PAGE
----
The IRS Proposes New Tax Regulations for Gamblers Who Report Winnings
With tax season upon us, gamblers who had a good 2014 have to consider how to report their winnings. Most of us don’t have that problem, but those who do might soon have new forms to fill out. Some of the tax options might make filing a return simpler for gamblers, though.
The Internal Revenue Service recently proposed regulations for gamblers who report winnings on three types of betting: slot machines, keno, and bingo. The IRS also proposed an optional safe harbor method of determining gains or losses from electronically-tracked slot machines.
1977 IRS Gaming Law
Current regulations are based on a 1977 federal law. Under the current law, slot machine, bingo, and keno winnings are determined back on the value of the original wager. In effect, players who win $1,200 or more on slots or bingo must report their winnings. Players who receive $1,500 or more must report their winnings.
W-2G Tax Form
All winnings from slot machines, keno lotteries, and bingo games should be reported on the Tax Form W-2G, which has “Certain Gambling Winnings” at the top fo the page. The payer needs to provide this form to the payee by January 31 of the next year. The payer must file the form with the IRS by February 28 of the following year (file in 2015 of the year 2014).
Reasons for Change
The IRS decided it needs to make changes because major changes have occurred in the gambling industry since last policy changes were made in 1977. Technology has evolved significantly, as electronic slot machines and slots cards did not exist the last time the policies were tweaked. Of course, online and mobile gambling did not exist at all.
Changes to the Form W-2G e-filing policies have been made, too. The reason for the new e-filing policies is to make the process of reporting simpler. The proposed new regulations include requiring “persons engage in a trade of business” has now been extended to non-profit organizations, including tax-exempt organizations and governmental entities.
The same thresholds for the reporting of winnings has been retained. When considering the winnings for keno, a player can figure in the amount of money spent on the keno wager (because this money is kept by the organizer). For slots and bingo, the amount wagered is not factored into what is reported.
“On a Session Basis”
The money won or lost is determined on a session basis. That is, if you played a slot machine for 2 hours and won $500 during that time, but lost back $600, the slots session would cost as a $100 loss. The $500 won would not be taxed.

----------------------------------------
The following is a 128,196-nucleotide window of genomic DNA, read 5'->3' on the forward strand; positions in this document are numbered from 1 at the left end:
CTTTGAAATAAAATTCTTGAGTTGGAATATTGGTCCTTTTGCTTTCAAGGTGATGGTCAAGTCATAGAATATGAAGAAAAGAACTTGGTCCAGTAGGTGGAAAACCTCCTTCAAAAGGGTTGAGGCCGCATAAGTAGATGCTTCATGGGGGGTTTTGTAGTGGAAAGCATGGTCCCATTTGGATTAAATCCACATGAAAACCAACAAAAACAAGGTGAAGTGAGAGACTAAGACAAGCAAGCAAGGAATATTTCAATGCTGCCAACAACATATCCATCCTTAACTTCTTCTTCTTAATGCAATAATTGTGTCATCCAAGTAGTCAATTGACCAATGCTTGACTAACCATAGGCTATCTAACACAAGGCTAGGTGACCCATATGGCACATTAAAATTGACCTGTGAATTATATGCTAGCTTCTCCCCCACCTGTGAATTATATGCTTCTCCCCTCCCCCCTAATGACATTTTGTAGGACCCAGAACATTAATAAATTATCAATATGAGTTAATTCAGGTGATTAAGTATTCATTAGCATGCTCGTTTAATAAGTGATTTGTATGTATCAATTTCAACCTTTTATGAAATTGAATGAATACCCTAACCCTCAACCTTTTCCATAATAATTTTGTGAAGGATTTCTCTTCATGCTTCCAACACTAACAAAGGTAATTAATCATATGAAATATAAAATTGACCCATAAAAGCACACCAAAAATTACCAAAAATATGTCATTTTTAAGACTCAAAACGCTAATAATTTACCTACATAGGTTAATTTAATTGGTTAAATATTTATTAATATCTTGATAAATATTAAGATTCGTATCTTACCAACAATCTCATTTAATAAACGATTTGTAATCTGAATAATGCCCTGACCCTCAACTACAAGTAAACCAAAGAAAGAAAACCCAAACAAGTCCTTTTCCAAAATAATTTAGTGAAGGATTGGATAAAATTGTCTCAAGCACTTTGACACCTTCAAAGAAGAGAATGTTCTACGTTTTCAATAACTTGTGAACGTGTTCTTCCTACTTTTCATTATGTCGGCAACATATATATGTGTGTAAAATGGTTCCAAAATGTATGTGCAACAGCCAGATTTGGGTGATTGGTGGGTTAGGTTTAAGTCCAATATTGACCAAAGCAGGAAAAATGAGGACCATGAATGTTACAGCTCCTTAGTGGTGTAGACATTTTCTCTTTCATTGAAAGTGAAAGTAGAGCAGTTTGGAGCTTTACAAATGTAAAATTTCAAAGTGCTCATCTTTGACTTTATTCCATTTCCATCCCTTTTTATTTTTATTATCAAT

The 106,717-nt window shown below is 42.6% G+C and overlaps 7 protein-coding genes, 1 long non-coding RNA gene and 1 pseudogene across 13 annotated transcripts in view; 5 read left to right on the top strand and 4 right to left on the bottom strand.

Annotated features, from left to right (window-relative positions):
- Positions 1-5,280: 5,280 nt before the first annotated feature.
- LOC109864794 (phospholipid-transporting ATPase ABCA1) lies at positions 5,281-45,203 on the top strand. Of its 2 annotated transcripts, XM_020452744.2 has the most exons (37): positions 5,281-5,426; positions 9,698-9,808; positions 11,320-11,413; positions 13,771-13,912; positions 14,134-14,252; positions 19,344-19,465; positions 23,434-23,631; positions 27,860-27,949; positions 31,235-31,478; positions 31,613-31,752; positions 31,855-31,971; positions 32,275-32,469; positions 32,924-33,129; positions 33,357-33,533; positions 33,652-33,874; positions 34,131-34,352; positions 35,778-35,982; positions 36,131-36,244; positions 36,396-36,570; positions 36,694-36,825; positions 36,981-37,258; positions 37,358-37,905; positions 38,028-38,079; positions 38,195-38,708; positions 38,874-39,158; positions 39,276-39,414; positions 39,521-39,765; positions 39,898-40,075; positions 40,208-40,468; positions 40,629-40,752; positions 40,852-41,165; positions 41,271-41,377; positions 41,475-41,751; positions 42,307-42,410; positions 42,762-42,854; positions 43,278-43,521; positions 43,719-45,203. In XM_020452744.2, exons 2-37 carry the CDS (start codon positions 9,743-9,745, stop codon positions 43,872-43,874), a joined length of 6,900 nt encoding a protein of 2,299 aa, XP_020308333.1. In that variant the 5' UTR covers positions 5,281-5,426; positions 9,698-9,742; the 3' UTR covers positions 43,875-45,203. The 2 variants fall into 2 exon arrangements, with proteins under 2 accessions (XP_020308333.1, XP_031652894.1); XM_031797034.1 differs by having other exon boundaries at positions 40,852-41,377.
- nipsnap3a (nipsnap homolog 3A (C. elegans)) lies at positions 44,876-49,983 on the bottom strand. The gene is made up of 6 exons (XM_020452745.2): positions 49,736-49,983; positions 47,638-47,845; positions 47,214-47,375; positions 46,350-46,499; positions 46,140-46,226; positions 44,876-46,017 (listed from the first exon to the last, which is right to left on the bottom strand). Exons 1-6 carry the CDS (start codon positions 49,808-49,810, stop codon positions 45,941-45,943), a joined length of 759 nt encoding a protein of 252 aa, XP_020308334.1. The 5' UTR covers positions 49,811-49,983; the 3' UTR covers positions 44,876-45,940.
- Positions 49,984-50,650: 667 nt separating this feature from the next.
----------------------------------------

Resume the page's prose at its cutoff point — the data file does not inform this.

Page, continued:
The specific section of the policy paper addressing this question states “the gross income from electronically tracked slot machine play is determined on a session basis”. This is a forgiving policy, though it’s the only realistic one available. If the government took a part of every single wager won or lost, it would amount to the government having its own rake in each hand. While some tax assessors might prefer to see that happen, it would be a level of intrusion most regulators would see as unreasonable.
Exempted Forms of Gaming
The new regulations which are being proposed would not involve table games like blackjack, roulette, and craps. Poker, which is often considered separate from most other games on the casino floor (because it’s housed in its own room), is also not a part of the IRS changes. Sports betting and horse racing are not included. Finally, lottery games are not included, because the tax liability is taken out of the winnings before a player receives the payout (since the state holds the money already).
House Edge and Gaming Revenues
Besides poker players, lottery winners, and progressive slot machine jackpot winners, most gamblers are not going to have to worry about W-2G tax forms. In fact, due to the house edge, reporting the winnings from your gambling hobby is probably the least of your worries. Opulent casinos are built on the idea that casinos always win. Blackjack and video poker have a house edge of less than 1%, so those who gamble moderately and understand those games might have winning years.
For most of the rest of the gambling community, if you play regularly throughout the year, you won’t have to worry about reporting gaming revenues. If you win a $1,200 jackpot anytime throughout the year, though, you’ll want to make records and report it to the IRS, if you want to stay within the US tax code.
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